God’s truth will march on!  Maybe sometimes even through me…

If you’d like to comment on this post, please click the little balloon at the top of the post and you will see the comments section.  Contact me if you’d like to receive these weekly posts by email. Please know that I always wish for you to know the love of God and thereby be filled with peace, joy, and hope.

Where We Come In

It seems to me that reports about horrible atrocities committed by humans against humans in our country have been peculiarly abundant over the past few months.  Now don’t get me wrong, I don’t mean the U.S. is not a great place to live compared to many other countries, especially those places where brutal war and corruption are commonplace.  One of the good things to know is that atrocities still make the news here, which means they are not common. So in a round about way these reports help us know that we are pretty well off.

The three recent big ones–the horrible shooting of 20 children and 6 adults in Newtown Connecticut in December, the bombings at the Boston Marathon in April killing 6 people and injuring 264, and the discovery of three young girls held in brutal captivity for over 10 years–are enough to make anyone with a heart shudder and cry. Add to that the numerous other smaller crimes, such as the police officer who was brutally shot down when he walked up to a car that he had pulled over, and the 5 year old who accidentally shot his two year old sister with a “kiddie” gun given to him by his parents. I’m not sure which I consider the most egregious, making a “kiddie” gun or loading it and giving it to a 5 year old …. both are horrific to me.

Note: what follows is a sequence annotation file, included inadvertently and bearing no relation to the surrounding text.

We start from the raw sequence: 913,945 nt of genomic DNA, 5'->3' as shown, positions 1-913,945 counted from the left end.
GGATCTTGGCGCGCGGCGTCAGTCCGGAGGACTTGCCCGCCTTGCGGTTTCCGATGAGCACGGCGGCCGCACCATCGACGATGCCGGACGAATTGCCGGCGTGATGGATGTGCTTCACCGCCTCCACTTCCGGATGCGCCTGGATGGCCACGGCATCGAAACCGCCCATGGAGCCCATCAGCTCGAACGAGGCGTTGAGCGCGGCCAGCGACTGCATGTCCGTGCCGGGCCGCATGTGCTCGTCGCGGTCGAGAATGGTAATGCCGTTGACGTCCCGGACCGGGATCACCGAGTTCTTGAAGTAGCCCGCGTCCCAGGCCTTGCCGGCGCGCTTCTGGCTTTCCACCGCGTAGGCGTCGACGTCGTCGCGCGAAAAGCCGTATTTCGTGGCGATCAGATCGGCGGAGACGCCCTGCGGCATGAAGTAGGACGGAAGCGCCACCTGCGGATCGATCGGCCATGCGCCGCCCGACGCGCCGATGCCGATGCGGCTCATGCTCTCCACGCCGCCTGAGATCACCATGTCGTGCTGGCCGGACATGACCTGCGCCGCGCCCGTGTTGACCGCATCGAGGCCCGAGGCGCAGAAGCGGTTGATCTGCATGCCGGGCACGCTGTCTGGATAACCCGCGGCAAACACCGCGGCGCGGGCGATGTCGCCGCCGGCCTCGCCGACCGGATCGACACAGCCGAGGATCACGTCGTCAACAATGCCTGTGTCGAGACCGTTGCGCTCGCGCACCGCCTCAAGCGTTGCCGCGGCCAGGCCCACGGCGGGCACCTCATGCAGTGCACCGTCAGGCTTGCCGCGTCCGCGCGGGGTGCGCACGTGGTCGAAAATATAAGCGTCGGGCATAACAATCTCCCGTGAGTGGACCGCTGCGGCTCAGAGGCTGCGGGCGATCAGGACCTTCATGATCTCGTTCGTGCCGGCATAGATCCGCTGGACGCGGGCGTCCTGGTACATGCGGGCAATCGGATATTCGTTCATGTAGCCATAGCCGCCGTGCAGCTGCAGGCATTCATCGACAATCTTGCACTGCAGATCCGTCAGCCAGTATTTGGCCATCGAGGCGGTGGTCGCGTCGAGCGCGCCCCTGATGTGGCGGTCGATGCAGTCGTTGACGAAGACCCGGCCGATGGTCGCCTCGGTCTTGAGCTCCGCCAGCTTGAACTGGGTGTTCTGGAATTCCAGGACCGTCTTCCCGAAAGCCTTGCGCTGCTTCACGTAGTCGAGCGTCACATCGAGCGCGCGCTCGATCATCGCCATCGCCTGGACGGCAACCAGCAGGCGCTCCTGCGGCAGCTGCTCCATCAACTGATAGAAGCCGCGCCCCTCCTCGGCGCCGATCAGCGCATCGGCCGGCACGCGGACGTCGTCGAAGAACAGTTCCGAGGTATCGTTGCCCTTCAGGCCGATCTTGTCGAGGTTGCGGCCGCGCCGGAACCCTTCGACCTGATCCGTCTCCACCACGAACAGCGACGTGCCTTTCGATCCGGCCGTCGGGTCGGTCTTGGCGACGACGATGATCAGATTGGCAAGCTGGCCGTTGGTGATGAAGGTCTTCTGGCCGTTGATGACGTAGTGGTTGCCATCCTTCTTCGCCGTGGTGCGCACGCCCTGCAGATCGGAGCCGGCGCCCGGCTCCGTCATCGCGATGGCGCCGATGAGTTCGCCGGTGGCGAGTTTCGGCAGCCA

Doesn’t all this just make you just want to holler! While hollering does help relieve our frustration and anger, it doesn’t do much to help the situation.

One of the things that really touched me was when one of the teachers in Newtown told the children that they had to hide because there was a bad guy out there and they had to wait until the good guys came. She knew the good guys were coming, it was just a matter of time.  She knew that whoever was shooting would not be allowed to continue it without someone stepping up to stop the madness.

That’s the good thing about our country–we will not let the madness continue. And the good guys will come.  Like those policemen who rescued so many of the children in Newtown, like those folks in the Boston bombings who ran to help the injured instead of running away to save themselves, and like Charles Ramsey, who responded to calls of help and broke through the door, ending a decade of abuse for three young women.  The good guys will come.

Most of us who are followers of Christ, no matter what form that following may take, consider ourselves to be the good guys. (I’d like to say all of us, but I can’t be sure of that!)  It doesn’t matter whether we’re Roman Catholics or Non-denominational, whether we’re Episcopal or Pentecostals, whether we’re Baptist or simply believers who are “spiritual but not religious.”  We all consider ourselves to be the good guys.  And if we are, we must wrestle with where we are to come in.  What do we do as the “good guys” to make ourselves known? When do we don our “white hats” (a metaphor I don’t like, but it makes the point), and take actions to deal with such troubling situations?